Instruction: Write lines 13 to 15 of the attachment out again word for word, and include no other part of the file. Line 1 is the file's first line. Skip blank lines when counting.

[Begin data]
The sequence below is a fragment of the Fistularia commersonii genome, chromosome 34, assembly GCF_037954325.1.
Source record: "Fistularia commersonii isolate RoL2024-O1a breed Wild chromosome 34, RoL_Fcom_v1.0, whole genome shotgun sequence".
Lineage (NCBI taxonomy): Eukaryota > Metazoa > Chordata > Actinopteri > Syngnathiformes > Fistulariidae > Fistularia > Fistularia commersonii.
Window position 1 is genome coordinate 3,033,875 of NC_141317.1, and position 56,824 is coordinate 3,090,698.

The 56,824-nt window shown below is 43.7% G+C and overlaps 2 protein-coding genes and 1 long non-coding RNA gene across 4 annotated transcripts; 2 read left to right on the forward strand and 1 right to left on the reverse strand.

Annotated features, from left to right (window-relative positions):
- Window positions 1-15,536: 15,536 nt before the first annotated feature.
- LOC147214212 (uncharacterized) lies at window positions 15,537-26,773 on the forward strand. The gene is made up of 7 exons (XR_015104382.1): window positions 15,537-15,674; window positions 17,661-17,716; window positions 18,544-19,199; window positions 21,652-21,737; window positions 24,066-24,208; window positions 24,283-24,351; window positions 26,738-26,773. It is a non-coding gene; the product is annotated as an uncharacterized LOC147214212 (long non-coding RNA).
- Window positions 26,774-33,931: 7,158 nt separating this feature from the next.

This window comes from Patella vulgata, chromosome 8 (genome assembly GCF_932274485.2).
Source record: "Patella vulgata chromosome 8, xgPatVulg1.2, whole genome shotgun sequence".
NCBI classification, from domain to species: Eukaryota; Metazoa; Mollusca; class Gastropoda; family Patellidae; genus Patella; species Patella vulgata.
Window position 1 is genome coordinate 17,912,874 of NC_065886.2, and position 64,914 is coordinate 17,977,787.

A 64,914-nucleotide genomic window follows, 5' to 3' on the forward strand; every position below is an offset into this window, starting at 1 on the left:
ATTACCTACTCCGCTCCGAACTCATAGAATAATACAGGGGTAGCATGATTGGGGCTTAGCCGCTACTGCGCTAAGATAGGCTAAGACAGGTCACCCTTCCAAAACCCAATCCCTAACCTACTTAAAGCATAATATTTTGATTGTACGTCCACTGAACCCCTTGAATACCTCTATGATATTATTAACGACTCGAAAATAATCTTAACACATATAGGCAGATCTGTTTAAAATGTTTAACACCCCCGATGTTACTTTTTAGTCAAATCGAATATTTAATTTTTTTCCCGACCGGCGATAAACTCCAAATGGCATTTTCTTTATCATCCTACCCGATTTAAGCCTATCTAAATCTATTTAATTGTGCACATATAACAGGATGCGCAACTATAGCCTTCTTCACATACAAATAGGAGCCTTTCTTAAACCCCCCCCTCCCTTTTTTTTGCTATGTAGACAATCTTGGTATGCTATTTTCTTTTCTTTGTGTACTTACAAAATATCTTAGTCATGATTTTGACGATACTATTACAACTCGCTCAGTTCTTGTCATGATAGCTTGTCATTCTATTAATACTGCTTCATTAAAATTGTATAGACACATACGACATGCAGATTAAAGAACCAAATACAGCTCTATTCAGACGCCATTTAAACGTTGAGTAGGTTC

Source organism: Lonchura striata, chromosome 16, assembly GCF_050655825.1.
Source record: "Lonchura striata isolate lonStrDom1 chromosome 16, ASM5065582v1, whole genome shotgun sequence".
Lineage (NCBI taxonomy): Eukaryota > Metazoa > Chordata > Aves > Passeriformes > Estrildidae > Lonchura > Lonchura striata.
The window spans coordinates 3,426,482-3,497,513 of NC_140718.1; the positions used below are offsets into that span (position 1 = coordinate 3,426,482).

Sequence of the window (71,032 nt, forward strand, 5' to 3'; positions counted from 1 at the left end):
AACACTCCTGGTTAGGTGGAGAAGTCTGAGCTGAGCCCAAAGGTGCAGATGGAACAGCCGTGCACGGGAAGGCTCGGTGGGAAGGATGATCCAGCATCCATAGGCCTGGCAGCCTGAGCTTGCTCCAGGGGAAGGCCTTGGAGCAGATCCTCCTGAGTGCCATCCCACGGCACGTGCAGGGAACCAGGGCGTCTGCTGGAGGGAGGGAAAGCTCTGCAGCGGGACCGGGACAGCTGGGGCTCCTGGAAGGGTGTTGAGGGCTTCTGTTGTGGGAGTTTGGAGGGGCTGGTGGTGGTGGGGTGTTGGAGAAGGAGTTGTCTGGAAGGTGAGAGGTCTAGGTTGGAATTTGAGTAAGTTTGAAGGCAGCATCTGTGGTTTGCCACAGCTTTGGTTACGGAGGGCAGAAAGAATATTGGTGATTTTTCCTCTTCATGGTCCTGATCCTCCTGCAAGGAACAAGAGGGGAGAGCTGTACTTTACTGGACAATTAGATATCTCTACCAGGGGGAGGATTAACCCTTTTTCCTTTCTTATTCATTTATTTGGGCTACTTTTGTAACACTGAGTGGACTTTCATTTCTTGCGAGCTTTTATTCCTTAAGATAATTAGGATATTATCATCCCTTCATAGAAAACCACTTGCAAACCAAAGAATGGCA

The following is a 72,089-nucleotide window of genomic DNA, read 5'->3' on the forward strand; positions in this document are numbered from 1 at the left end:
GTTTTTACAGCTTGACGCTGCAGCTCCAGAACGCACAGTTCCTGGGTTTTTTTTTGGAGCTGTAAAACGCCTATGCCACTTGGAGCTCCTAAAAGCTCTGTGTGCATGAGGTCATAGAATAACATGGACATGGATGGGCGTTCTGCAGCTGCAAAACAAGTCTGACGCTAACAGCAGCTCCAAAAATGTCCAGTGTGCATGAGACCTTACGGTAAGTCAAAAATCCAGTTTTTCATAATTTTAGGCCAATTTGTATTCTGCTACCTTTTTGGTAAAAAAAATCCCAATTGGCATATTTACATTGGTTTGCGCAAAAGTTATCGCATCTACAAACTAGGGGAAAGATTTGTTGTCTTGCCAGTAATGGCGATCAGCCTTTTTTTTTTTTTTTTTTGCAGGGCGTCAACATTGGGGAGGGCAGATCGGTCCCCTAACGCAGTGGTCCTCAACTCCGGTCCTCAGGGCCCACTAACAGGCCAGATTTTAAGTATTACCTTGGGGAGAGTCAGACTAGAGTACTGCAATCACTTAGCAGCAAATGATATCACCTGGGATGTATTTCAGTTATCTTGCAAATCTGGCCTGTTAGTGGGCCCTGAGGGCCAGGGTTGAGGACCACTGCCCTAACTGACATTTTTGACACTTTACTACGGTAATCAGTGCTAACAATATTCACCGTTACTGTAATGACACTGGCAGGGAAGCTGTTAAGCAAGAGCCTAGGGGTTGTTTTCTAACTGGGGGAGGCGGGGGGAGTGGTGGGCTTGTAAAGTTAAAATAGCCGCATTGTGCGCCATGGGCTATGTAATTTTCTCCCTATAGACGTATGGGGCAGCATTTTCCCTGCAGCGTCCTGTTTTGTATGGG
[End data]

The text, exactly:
Window position 1 is genome coordinate 17,912,874 of NC_065886.2, and position 64,914 is coordinate 17,977,787.

A 64,914-nucleotide genomic window follows, 5' to 3' on the forward strand; every position below is an offset into this window, starting at 1 on the left:
ATTACCTACTCCGCTCCGAACTCATAGAATAATACAGGGGTAGCATGATTGGGGCTTAGCCGCTACTGCGCTAAGATAGGCTAAGACAGGTCACCCTTCCAAAACCCAATCCCTAACCTACTTAAAGCATAATATTTTGATTGTACGTCCACTGAACCCCTTGAATACCTCTATGATATTATTAACGACTCGAAAATAATCTTAACACATATAGGCAGATCTGTTTAAAATGTTTAACACCCCCGATGTTACTTTTTAGTCAAATCGAATATTTAATTTTTTTCCCGACCGGCGATAAACTCCAAATGGCATTTTCTTTATCATCCTACCCGATTTAAGCCTATCTAAATCTATTTAATTGTGCACATATAACAGGATGCGCAACTATAGCCTTCTTCACATACAAATAGGAGCCTTTCTTAAACCCCCCCCTCCCTTTTTTTTGCTATGTAGACAATCTTGGTATGCTATTTTCTTTTCTTTGTGTACTTACAAAATATCTTAGTCATGATTTTGACGATACTATTACAACTCGCTCAGTTCTTGTCATGATAGCTTGTCATTCTATTAATACTGCTTCATTAAAATTGTATAGACACATACGACATGCAGATTAAAGAACCAAATACAGCTCTATTCAGACGCCATTTAAACGTTGAGTAGGTTC